Filed under Child Abuse, Christianity, Prostitution, Religion, Sexual Abuse

Shrapnel – Trauma Beliefs

WARNING: Graphic Images

The sharp, jagged, metal fragments from an exploding bomb, grenade, or landmine are known as shrapnel.

Shrapnel wounds require special care. Initially, these are open puncture wounds, with impaled objects so hot that medical personnel are strictly advised to leave them in place. Pressure on shrapnel wounds must be avoided, as this will only cause more damage to surrounding tissues and organs.

After it cools, some shrapnel can be removed surgically [1].  Often, however, surgery would do more harm than good.  There may be hundreds or thousands of small objects.

Over the years, fragments left behind can migrate within the body, making them still harder to find and access.  It is not unusual for shrapnel to remain imbedded for decades [2].

Trauma Beliefs

The same is true for trauma beliefs.  When children undergo trauma, they experience strong emotions.  Like scorching metal fragments, these searing emotions highlight the traumatic event.

But children, also, draw conclusions from trauma.  This is their attempt to make sense of the world. Unfortunately, the conclusions children draw may not be accurate [3].

Since the traumatic event is not fully understood, the child cannot fully process it. Instead, the emotions and faulty conclusions surrounding the trauma remain sharp, jagged, and are re-experienced, again and again.

This happens even after conscious memory of the event has faded.  Like shrapnel, trauma beliefs  remain in the body, and continue to do harm.

False Core Beliefs

Having been abandoned as children, we may fear that others will leave us as adults. Having been abused as children, we may believe ourselves unworthy of love as adults. These core beliefs about ourselves and the world around us may never be vocalized, never questioned.  But they are deeply held.

Trauma beliefs “feel” accurate not because they are, but because we have held them for so long [4].  They “feel” protective, but are actually self-sabotaging [5]. Continue reading

11 Comments

Filed under Child Abuse, Christianity, Emotional Abuse, Neglect, Physical Abuse, Religion, Sexual Abuse, Violence Against Women

“Lust” by Dr. Dan Allender

Triple X Pornography Icon (PD)

Many men and women, molested as children, become sex addicts.  This excerpt is from an article by Dr. Dan Allender dealing with the spiritual aspects of such addiction.  Dr. Allender is the author of “The Wounded Heart: Hope for Adult Victims of Childhood Sexual Abuse” (1990).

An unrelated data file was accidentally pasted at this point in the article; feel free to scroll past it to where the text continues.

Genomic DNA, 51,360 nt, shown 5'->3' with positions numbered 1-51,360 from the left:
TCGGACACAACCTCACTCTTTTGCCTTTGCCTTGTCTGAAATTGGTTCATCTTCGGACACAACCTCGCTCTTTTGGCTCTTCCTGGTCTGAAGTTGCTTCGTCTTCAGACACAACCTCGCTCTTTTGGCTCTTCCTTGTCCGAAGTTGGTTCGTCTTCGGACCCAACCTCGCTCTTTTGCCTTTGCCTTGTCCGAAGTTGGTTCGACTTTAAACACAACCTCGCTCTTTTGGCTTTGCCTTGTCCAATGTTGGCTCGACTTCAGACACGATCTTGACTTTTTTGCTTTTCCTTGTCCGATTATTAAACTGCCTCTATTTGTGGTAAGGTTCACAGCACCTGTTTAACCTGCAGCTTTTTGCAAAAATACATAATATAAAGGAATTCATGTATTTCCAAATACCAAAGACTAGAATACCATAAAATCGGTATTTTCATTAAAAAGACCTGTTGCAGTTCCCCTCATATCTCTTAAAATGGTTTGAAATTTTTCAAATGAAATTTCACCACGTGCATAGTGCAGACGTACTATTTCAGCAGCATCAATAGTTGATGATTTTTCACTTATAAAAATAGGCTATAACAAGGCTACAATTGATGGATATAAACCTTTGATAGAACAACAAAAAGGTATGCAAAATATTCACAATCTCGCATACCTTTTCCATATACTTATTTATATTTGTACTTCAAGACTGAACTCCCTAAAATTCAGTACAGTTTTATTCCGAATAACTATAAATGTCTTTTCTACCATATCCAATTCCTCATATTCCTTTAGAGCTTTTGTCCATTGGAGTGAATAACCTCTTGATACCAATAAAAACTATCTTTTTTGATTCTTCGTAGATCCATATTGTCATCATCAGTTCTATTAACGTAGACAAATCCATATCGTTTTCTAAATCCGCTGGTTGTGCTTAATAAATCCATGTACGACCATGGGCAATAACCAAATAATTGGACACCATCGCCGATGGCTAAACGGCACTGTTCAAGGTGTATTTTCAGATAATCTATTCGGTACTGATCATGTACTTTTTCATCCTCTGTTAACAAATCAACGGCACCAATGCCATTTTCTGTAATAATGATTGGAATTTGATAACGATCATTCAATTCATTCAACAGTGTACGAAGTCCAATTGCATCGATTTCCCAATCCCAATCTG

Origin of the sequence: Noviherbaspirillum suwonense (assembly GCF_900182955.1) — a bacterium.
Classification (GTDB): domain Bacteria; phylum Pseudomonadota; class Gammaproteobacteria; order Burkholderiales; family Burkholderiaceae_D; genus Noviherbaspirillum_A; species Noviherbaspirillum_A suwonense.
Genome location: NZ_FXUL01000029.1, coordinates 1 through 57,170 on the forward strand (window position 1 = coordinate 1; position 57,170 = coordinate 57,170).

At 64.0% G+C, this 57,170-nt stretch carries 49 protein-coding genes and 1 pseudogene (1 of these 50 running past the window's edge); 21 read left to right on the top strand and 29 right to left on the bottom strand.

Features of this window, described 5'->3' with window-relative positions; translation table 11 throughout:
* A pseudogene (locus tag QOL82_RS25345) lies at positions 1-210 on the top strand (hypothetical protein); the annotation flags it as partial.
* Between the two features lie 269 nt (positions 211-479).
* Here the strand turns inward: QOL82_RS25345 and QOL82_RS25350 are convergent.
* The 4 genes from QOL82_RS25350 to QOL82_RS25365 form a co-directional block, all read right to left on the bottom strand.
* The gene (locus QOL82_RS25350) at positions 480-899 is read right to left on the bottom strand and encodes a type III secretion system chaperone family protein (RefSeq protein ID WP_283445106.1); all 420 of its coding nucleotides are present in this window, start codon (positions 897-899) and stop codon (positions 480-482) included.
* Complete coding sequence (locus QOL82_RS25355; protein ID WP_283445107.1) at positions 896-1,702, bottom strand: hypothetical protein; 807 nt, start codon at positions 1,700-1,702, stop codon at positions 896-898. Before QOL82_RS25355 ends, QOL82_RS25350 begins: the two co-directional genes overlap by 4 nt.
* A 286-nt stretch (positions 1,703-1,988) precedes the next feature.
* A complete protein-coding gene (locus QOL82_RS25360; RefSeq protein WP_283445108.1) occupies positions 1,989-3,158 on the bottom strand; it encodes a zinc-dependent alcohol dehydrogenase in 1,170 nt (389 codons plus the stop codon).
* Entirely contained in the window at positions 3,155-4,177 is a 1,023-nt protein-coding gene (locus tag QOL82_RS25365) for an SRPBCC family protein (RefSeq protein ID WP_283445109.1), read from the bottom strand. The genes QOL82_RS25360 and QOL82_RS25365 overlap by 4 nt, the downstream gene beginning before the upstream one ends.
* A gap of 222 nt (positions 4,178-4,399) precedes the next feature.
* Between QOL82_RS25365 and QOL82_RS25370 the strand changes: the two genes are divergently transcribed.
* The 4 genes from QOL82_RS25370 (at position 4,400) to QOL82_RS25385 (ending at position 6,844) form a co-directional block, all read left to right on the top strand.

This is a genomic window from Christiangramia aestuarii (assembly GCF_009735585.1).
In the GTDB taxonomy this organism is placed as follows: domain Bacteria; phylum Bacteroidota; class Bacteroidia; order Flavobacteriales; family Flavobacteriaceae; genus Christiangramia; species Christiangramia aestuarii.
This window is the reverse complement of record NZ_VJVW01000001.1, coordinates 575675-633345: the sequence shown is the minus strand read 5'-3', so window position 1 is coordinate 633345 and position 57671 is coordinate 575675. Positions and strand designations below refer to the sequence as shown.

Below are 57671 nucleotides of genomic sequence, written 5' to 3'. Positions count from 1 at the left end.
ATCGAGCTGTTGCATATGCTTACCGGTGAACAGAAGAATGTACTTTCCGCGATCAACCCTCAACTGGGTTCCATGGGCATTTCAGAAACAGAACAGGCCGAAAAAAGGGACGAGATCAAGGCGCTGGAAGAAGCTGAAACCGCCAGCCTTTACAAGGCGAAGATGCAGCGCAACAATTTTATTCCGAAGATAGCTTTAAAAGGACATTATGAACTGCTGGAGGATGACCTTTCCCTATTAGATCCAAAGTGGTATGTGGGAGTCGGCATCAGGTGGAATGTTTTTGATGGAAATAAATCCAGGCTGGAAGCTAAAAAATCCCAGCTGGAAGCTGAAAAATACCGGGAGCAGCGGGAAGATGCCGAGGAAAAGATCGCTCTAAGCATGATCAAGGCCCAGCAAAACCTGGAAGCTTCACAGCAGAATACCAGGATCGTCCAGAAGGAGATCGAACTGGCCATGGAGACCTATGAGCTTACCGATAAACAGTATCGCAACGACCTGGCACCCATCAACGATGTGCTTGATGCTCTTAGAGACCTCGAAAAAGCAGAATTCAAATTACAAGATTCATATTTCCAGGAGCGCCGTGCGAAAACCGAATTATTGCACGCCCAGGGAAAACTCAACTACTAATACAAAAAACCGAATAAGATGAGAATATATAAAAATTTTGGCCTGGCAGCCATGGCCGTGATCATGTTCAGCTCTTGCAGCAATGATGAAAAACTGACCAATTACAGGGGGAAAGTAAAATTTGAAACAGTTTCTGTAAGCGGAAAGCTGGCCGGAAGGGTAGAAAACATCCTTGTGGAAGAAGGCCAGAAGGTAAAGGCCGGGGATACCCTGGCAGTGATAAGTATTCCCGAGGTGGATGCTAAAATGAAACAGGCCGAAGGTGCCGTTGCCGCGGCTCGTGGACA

“…God made us with desire – desire for intimate relationship with Him and for meaningful service in His world.  The Fall perverted those desires.  The quest for intimacy was replaced by a desire for its quickest counterfeit: illicit sexual pleasure. Our God-given desire for meaningful service was twisted to a lust for power over others.  The longing for impact became a lust for control.

These counterfeits appeal to us because they seek to replace God and His high standards with something that is familiar and undemanding.  Paul says fallen man did not worship God but replaced him with the creature (Rom. 1: 18-23).  The creature does not require repentance or gratitude.  The creature does not demand brokenness or service.  Creature worship only requires denying the true emptiness inside and hiding the shame that arises in turning our back on God and others.

…[Changing this form of lust] not only requires giving up something that has worked, to some extent, to fill our empty hearts, but it also necessitates embracing a God who invites us to experience what we deeply despise – brokenness, poverty, weakness, and dependency…Even if the lust is destructive and life-threatening it may be preferable to a God who calls us to love those who harm us…

[T]wo contemporary Christian routes for dealing with lust …at times make the problem worse.  These two routes – self-denial and self-enhancement…often lead to even greater struggles with lust and addiction…

[The first can result in] self-hatred, shame, and contempt which lead to increased sexual struggles.  After decades of failure many with this view either conclude they are oppressed by demons or doubt their salvation. Continue reading

4 Comments

Filed under Child Abuse, Christianity, Prostitution, Religion, Sexual Abuse